Sexual assault is climbing in numbers. According to RAINN, the nation’s largest anti-sexual violence organization, “23.1% of undergraduate females and 5.4% of undergraduate males will experience rape or sexual assault through physical force, violence, or incapacitation.”
Denton police are looking to improve the investigation process of sexual assault cases. According to the Denton Record-Chronicle, “rape is the only category in Denton that remains well above state and national average.” According to the state and national crime data, the numbers will not be decreasing soon. This number is explained to be high because there are so many students from TWU and UNT.
Denton police have been granted a $450,000 federal grant to “fund sexual assault training and the creation of a new detective position specifically to handle such crimes,” according to The Denton Record-Chronicle. The Denton Police Department is one in six agencies to receive the federal grant offered by the International Associate of Chief of Police. The Denton Chronicle explained this grant aims to improve sexual assault training and help officers avoid being gender biased against women whose allegations are suspect.
Helping the victims is a main concern for Denton police. Police Lieutenant Chris Summit said, “We feel we could do a better job in our approach with the victims. We’re making an effort to help the victims pick up the pieces of their life and glue it back together.”
Currently, there are only five detectives who handle sexual assault cases. These officers tend to deal with multiple cases at once along with their other duties. Sometimes these detectives reach out to others in different departments, like the general investigation department, family services and special operations. Sergeant Danny Fletcher said, “the unit simply lacks the manpower and resources to fully investigate every claim of sexual violence.” The federal grant allows for new positions for sexual assault investigators to open up.
Donna Bloom, Director of the Friends of the Family legal services, said there is potential for widespread sexual assault training in Denton police officers. “The ultimate goal is to keep victims connected to counseling and legal services while successfully prosecuting more rape cases,” Bloom said. Rape cases are a special case that officers need many hours or training to handle. Each case is different, and victims may not feel comfortable giving all the details to the officers. Summit said he hopes to, “adopt a more ‘trauma -informed’ approach to interviewing, which provides for more positive interactions with victims.”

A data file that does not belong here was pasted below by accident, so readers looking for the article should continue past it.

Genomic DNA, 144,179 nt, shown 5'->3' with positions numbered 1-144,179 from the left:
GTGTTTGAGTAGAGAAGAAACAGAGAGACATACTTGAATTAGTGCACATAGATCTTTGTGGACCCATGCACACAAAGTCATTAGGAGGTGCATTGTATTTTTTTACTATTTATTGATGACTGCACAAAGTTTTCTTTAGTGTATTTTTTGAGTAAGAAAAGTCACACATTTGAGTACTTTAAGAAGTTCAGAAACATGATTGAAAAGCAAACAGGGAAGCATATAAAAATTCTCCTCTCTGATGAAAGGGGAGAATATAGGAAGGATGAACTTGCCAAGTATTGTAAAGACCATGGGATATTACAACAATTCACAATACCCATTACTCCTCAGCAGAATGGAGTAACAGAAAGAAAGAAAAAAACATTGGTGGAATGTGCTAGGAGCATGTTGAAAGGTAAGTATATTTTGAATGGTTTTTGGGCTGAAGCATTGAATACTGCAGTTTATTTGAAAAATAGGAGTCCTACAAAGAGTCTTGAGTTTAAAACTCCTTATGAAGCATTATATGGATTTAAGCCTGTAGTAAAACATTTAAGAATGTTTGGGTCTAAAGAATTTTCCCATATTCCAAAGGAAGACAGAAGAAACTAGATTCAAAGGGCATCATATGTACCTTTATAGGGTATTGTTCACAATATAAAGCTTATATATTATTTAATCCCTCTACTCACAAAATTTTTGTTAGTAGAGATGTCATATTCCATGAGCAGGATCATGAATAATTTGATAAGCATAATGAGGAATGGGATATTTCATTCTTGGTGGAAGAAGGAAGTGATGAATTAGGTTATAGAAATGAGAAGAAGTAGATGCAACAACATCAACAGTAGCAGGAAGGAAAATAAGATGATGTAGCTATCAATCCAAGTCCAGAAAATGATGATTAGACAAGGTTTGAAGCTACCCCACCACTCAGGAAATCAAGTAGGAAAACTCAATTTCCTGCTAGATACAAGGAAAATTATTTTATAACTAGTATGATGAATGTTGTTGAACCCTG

April McDonough has taken on the role as the new detective specializing in sexual assaults. With this promotion, McDonough took special courses, like the Sexual Assault Family Violence Investigator course, to help train her for the new position. However, this course alone does not prepare officers for what they will encounter. Every call is different, meaning the best practice is hands on. SAFVIC program specialist Brooke Balmos-Hinojosa explained to The Denton Chronicle, “I think this course helps officers learn community resources and understanding dynamics of sexual assault and protocol evidence collection. But in the sense of actually seeing the victim and taking cues of what they need at the time, that, I think just comes with experience.”
TWU offers help for sexual assault survivors information on what to do/ expect can be found on the Counseling and Psychological Services page. To report an assault, call the police immediately when you are safe.
TWU Denton DPS: (940) 898-2911
Dallas DPS: (214) 689-6666
Houston DPS: (713) 794- 2222